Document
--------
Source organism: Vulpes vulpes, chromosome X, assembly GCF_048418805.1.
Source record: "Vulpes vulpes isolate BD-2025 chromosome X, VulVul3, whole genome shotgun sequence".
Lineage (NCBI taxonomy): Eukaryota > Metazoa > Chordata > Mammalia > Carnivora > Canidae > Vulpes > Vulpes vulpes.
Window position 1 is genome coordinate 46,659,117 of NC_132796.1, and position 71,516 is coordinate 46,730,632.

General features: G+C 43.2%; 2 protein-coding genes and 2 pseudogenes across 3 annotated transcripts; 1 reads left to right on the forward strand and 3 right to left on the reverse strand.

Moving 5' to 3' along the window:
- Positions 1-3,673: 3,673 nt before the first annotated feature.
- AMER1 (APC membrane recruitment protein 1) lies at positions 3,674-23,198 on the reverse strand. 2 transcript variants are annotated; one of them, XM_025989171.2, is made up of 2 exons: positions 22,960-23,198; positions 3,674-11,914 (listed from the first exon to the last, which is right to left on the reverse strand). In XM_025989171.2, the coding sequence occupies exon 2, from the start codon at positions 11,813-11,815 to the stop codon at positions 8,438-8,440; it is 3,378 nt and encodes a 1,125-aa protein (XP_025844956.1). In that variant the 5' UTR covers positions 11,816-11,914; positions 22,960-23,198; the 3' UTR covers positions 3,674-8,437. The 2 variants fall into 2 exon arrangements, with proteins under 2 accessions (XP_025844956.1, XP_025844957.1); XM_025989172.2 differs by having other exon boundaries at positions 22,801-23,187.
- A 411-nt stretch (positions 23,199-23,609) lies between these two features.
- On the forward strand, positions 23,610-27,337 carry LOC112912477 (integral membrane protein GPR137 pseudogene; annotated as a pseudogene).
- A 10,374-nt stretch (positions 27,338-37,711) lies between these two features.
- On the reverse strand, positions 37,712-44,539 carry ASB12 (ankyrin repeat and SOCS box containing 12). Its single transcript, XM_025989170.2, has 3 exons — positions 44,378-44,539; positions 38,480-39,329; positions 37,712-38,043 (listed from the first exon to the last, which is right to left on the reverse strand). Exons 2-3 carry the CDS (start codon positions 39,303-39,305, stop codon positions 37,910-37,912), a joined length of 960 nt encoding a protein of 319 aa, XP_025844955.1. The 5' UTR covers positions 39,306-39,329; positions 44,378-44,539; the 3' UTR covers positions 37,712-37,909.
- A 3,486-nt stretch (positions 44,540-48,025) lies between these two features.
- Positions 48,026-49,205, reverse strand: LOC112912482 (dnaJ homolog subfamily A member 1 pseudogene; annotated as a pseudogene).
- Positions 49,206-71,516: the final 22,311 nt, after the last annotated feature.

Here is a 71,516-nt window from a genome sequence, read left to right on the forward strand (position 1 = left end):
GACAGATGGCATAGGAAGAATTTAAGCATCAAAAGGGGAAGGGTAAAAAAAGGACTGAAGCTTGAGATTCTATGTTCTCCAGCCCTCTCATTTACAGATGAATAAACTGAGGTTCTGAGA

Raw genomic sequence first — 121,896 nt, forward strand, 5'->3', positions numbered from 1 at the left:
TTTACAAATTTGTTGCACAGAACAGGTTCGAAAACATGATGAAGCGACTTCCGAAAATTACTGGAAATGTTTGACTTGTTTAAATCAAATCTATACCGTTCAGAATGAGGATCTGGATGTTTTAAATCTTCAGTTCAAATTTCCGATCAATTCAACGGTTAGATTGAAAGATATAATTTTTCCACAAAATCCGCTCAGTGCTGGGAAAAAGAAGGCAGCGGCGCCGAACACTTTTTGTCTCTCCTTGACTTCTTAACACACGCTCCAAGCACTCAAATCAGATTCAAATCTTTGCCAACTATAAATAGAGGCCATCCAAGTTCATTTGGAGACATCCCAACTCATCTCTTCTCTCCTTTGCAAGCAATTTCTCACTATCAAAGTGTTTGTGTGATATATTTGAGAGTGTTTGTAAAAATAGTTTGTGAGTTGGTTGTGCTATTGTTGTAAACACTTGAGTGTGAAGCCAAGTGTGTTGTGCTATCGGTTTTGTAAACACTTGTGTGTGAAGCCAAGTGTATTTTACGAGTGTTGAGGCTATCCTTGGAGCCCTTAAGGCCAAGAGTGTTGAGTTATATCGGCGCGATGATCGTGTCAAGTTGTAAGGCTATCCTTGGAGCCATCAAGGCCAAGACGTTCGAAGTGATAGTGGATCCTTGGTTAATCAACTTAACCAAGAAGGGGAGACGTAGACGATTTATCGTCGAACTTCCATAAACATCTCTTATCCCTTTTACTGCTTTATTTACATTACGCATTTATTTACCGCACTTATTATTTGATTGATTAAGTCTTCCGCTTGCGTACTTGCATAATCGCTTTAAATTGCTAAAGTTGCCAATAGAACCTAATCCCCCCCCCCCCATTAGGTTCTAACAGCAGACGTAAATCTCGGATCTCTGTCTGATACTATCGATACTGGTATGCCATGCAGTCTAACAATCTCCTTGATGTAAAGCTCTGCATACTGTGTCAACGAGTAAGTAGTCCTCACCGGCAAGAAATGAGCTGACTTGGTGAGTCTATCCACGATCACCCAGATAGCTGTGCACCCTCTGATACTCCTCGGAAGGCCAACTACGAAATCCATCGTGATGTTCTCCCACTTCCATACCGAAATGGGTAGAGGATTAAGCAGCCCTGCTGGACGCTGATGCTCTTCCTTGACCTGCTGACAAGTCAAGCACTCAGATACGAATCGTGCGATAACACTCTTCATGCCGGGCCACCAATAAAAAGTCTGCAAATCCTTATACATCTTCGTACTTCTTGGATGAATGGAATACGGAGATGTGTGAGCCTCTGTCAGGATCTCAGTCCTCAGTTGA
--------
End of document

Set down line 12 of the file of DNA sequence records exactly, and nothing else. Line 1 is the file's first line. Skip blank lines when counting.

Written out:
- On the reverse strand, positions 37,712-44,539 carry ASB12 (ankyrin repeat and SOCS box containing 12). Its single transcript, XM_025989170.2, has 3 exons — positions 44,378-44,539; positions 38,480-39,329; positions 37,712-38,043 (listed from the first exon to the last, which is right to left on the reverse strand). Exons 2-3 carry the CDS (start codon positions 39,303-39,305, stop codon positions 37,910-37,912), a joined length of 960 nt encoding a protein of 319 aa, XP_025844955.1. The 5' UTR covers positions 39,306-39,329; positions 44,378-44,539; the 3' UTR covers positions 37,712-37,909.